LifeSiteNews, LifeZette, LiveAction News, the Media Research Center, PJ
Media, Project Veritas, Red State, The Blaze, Twitchy, and the Washington
These sites stood next to conservative organizations like Alliance
Defending Freedom, which represented baker Jack Phillips in the Supreme
Court case Masterpiece Cakeshop v. Colorado Civil Rights Commission.
While the ADF is not a news site, it was likely targeted because Golding
works for the SPLC. The ADF is considered a “hate group” by the SPLC and
is marked on the “hate map.” The
Washington Post even questioned SPLC’s “political activism”
SPLC has been dropped by Twitter from its Trust and Safety Council and
slammed by the mainstream media after multiple scandals rocked the
organization. Its hate
map even helped shooter Floyd Lee Corkins find the location of the
Family Research Council, where he shot and wounded five people.
is funded by Open Society Foundations, liberal billionaire George Soros’
massive foundations, as well as the Omidyar Network. The two combined
for “$1.3 million in grant funding.” Funds were sent to Poynter
specifically to establish the International Fact-Checking Network. The
‘UnNews’ list was started to help fact-checking organizations determine
what was “unreliable.”
That anti-conservative mindset was apparent throughout the incoherent
and inconsistent report. Conservative organizations were included
throughout but liberal groups rarely were. The National Review and
Heritage were removed from the list but Heritage’s Daily Signal was on
it. That combined to create a shameless double-standard. It specifically
targeted conservative media watchdog groups and didn’t include liberal
The goal of the report is clear. Poynter is recommending that
advertisers “who want to stop funding misinformation” should use its
list. It stated that while marketers can create their own “blacklists,”
those lists might be incomplete. Golding wrote that, “Advertisers
don’t want to support publishers that might tar their brand with hate
speech, falsehoods or some kinds of political messaging.”
Poynter has a longstanding history as an anchor in the journalism
business. Its board of trustees includes execs from The New
York Times, ESPN, Harvard, Vox, CBS, ABC, and The Washington
Post. Poynter is currently working with Facebook and Google for
its fact-checking programs.
The announcement mentioned that some sites, while initially on the
list, were taken off, including the far left conspiracy site Alternet.
Alternet has been rated by Media Bias Fact Check as being biased,
especially since it refers to the GOP periodically as “craven.” Several
other liberal sites were excluded from this list, such as ThinkProgress
and Splinter, which doxxed Trump’s senior policy advisor Stephen Miller.
The report marked sites as “unreliable,” “biased,” “clickbait,” or
“fake.” Breitbart, Alliance Defending Freedom, CNSNews.com, Project
Veritas, and the Washington Examiner were all marked “unreliable.”
Unreliable was defined as “websites that have posted deceptive content,”
“sources that actively promote racism, misogyny, homophobia, and
other forms of discrimination,” “sites that contain some fake news,” and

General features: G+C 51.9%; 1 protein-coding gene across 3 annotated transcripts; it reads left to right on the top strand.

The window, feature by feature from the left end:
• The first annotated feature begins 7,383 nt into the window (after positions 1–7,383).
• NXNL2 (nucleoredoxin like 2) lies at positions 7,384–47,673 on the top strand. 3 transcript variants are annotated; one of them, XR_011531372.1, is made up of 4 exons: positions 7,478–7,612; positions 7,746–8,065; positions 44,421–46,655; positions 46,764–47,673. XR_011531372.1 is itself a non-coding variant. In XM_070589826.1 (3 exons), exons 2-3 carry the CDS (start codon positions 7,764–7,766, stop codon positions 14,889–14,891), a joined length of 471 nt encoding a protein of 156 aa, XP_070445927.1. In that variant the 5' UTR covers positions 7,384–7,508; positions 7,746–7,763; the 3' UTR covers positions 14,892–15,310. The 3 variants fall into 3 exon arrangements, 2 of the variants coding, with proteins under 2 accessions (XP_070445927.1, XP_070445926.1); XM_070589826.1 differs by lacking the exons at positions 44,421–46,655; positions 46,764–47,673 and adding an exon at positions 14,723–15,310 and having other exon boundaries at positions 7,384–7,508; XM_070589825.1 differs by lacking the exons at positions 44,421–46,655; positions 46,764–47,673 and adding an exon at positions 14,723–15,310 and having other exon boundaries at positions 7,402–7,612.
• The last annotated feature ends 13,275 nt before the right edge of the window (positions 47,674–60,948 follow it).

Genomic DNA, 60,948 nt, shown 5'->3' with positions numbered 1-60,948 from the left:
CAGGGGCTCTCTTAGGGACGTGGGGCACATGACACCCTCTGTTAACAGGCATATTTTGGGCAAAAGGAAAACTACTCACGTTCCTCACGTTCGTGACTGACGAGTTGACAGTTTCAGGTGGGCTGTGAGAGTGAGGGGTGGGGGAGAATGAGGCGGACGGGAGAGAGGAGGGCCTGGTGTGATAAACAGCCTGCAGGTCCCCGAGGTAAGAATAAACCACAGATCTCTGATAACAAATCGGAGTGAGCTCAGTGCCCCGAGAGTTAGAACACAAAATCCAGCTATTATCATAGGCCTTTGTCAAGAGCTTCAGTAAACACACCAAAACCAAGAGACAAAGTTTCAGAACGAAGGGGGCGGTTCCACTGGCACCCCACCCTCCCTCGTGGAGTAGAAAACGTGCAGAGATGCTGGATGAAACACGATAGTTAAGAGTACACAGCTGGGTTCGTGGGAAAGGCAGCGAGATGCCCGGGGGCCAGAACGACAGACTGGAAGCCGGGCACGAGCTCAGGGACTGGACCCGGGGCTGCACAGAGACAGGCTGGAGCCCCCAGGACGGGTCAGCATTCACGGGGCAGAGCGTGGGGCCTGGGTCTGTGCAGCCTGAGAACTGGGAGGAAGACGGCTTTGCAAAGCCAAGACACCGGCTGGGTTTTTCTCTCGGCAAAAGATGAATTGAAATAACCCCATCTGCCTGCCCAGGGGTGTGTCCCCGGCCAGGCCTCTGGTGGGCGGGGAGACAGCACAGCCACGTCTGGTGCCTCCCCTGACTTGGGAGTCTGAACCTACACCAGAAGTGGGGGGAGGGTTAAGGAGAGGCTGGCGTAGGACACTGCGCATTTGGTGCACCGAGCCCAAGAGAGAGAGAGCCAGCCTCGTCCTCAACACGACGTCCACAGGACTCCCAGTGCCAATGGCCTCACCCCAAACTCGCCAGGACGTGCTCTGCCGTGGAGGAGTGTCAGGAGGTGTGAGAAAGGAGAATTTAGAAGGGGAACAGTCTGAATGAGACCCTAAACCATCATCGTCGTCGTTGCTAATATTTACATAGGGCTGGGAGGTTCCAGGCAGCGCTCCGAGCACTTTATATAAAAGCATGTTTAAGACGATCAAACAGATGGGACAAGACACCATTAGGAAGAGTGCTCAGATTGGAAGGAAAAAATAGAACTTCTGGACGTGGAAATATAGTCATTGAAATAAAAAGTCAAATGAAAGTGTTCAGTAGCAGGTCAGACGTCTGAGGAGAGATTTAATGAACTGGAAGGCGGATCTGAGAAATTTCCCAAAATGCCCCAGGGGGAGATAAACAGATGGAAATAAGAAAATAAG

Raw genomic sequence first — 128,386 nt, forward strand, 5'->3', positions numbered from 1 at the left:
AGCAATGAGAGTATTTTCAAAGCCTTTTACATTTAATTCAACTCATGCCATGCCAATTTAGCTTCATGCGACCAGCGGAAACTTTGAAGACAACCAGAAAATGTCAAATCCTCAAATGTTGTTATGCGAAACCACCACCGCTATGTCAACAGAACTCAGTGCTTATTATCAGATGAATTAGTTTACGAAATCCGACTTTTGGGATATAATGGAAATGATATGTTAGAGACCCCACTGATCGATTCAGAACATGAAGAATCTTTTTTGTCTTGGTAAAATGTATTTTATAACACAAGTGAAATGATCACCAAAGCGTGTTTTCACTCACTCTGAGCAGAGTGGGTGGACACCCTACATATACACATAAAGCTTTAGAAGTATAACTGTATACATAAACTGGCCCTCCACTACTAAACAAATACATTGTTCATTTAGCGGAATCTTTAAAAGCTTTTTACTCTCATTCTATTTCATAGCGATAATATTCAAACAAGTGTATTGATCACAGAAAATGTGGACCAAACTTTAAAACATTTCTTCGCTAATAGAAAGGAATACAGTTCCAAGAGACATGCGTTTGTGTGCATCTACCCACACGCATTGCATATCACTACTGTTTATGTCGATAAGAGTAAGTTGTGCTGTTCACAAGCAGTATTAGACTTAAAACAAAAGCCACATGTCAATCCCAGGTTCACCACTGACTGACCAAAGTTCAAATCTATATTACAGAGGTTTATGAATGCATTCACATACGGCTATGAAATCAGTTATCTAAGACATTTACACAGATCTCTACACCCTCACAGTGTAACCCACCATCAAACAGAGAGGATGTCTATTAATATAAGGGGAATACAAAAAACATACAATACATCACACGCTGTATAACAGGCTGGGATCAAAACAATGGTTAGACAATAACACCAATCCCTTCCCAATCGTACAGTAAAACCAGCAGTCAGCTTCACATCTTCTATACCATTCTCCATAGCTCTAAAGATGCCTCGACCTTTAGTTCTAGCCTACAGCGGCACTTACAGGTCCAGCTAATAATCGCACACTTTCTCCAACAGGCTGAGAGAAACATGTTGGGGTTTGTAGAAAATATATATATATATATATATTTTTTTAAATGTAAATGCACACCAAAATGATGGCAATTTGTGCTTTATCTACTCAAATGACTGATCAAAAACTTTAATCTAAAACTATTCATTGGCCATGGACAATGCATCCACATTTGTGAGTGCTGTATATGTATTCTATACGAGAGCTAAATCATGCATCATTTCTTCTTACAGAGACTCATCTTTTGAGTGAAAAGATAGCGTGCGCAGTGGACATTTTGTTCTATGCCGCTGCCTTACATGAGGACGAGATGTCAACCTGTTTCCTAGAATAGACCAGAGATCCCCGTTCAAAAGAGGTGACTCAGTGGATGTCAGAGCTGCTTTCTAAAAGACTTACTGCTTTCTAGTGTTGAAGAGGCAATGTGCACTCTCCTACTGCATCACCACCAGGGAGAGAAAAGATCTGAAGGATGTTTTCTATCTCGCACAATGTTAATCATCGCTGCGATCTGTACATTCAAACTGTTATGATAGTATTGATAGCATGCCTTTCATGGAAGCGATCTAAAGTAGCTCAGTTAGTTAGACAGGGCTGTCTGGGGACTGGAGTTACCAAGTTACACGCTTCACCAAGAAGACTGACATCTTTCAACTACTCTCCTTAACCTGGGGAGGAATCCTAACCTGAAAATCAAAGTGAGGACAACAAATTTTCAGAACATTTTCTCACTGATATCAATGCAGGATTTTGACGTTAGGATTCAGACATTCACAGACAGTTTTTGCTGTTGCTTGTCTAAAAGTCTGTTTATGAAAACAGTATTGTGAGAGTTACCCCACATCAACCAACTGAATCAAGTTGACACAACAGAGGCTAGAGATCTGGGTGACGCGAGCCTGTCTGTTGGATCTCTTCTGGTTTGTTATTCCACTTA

“sources that may be reliable but whose contents require further
The Heritage Foundation’s The Daily Signal, Ben Shapiro’s The Daily
Wire, Drudge Report, Free Beacon, Judicial Watch, LiveAction, MRC, and
PJ Media were tagged as “biased.” The tag was explained as “sources that
come from a particular point of view and may rely on propaganda,
decontextualized information, and opinions distorted as facts.”
LifeNews, LifeSiteNews, LifeZette, RedState, The Blaze, and Twitchy
were marked as “clickbait.” This tag was defined as “sources that
provide generally credible content, but use exaggerated, misleading, or
questionable headlines, social media descriptions, and/or images.”
The list clearly reflects the biases of the liberal organizations that
compiled its component parts. Poynter listed the organizations that
contributed to the dataset in an attached document. These included
FactCheck.org, Fake News Codex, MetaCert Protocol, OpenSources,
Politifact, Snopes, and the disgraced SPLC.
Ultimately, the list and the agenda showed how far Poynter has fallen
from its role as “the world’s most influential school for journalists”
to a far-left censor of conservatives online. You can call a Chevy Nova
a Ferrari but it’s still a Chevy Nova.
Institute, a journalism nonprofit organization, has completely disabled
a list of what they labeled as an extensive list of “unreliable”
news websites on Thursday night after facing scrutiny in the days since
A litany of conservative publications, including The Washington Free
Beacon and The Washington Examiner, were lumped into the list of
“unreliable” publications and it received nearly instantaneous
condemnation from them.
“Soon after we published, we received complaints from those on the list
and readers who objected to the inclusion of certain sites, and the
exclusion of others. We began an audit to test the accuracy and veracity
of the list, and while we feel that many of the sites did have a track
record of publishing unreliable information, our review found weaknesses
in the methodology,” Poynter’s managing editor Barbara Allen said in a
statement on their website. “We detected inconsistencies between
the findings of the original databases that were the sources for the
list and our own rendering of the final report.”
She went on, “We are removing this unreliable sites list until we are
able to provide our audience a more consistent and rigorous set of
Aside from the list of “unreliable” news outlets, the initial
publication included an accompanying article that called for advertisers
to use the list in an effort to “blacklist” these websites. That
language was deleted from the story and an update went along with it.
Baybars Orsek, the director of the International Fact-Checking Network,
told the Washington Examiner that they would be “evaluating all removal
requests on a case by case basis,” and adding that “the total number of
complaints is less than 2% of the whole database.”